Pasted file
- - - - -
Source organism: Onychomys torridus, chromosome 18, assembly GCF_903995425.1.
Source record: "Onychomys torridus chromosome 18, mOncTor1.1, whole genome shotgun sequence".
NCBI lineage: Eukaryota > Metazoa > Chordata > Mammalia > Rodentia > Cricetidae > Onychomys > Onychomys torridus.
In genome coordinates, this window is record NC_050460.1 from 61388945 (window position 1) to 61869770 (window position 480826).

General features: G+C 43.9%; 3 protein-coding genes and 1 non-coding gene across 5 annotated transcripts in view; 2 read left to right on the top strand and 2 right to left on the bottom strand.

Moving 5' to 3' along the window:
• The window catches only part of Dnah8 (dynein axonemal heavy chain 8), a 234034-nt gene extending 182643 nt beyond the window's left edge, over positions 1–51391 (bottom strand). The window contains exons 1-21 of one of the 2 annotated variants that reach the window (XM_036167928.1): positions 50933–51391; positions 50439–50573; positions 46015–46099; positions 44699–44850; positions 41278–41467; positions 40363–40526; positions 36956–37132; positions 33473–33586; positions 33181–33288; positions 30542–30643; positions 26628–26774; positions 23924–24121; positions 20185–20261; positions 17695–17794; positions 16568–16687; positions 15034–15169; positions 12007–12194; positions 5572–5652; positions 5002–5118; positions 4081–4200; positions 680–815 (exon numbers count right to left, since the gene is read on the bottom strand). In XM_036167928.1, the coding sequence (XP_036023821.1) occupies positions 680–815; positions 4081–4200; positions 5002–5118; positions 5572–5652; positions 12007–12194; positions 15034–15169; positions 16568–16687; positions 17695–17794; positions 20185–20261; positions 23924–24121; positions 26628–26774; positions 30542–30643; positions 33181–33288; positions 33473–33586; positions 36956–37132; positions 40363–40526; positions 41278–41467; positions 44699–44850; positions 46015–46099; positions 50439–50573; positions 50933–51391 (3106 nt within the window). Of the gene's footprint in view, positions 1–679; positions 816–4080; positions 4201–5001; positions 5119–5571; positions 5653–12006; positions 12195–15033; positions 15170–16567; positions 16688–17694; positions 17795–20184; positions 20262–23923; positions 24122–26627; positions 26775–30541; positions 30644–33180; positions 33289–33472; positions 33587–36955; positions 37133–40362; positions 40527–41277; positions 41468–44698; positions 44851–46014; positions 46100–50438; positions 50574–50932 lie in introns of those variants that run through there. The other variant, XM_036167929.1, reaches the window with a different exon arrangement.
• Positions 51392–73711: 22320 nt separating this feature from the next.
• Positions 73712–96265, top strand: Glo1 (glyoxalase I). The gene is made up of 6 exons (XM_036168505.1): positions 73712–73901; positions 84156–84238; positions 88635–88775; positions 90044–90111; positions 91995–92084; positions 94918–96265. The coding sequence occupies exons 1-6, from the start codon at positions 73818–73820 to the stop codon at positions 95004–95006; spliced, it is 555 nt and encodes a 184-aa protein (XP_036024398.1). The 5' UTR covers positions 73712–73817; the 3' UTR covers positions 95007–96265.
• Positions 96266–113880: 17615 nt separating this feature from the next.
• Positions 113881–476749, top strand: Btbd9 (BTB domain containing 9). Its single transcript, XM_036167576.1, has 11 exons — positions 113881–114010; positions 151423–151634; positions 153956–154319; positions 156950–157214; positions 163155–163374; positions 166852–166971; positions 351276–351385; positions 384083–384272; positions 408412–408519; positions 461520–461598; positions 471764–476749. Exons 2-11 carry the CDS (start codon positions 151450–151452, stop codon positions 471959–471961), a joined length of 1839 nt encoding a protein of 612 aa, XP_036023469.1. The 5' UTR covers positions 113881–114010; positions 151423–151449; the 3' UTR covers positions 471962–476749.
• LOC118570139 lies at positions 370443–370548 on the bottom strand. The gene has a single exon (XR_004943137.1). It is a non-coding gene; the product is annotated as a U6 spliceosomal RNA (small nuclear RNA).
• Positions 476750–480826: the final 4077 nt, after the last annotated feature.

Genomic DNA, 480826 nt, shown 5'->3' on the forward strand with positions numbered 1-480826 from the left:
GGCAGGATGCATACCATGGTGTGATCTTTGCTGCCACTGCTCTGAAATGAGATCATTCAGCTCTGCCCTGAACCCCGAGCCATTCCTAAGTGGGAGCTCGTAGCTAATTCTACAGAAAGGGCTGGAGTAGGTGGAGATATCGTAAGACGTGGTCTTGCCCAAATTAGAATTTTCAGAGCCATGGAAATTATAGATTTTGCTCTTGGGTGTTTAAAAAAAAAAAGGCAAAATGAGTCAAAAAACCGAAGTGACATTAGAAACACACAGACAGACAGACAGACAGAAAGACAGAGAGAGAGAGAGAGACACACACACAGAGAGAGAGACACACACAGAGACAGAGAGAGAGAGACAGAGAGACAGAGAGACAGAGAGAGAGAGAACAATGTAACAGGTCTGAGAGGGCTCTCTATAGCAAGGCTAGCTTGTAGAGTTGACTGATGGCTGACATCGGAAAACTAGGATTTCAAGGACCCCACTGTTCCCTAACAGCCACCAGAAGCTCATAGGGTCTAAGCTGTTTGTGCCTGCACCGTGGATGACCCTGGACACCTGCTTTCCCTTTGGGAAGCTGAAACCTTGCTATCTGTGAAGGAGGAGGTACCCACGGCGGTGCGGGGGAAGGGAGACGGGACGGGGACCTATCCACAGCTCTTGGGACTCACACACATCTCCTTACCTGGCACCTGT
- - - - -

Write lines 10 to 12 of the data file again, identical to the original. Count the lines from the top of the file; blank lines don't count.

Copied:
• Positions 96266–113880: 17615 nt separating this feature from the next.
• Positions 113881–476749, top strand: Btbd9 (BTB domain containing 9). Its single transcript, XM_036167576.1, has 11 exons — positions 113881–114010; positions 151423–151634; positions 153956–154319; positions 156950–157214; positions 163155–163374; positions 166852–166971; positions 351276–351385; positions 384083–384272; positions 408412–408519; positions 461520–461598; positions 471764–476749. Exons 2-11 carry the CDS (start codon positions 151450–151452, stop codon positions 471959–471961), a joined length of 1839 nt encoding a protein of 612 aa, XP_036023469.1. The 5' UTR covers positions 113881–114010; positions 151423–151449; the 3' UTR covers positions 471962–476749.
• LOC118570139 lies at positions 370443–370548 on the bottom strand. The gene has a single exon (XR_004943137.1). It is a non-coding gene; the product is annotated as a U6 spliceosomal RNA (small nuclear RNA).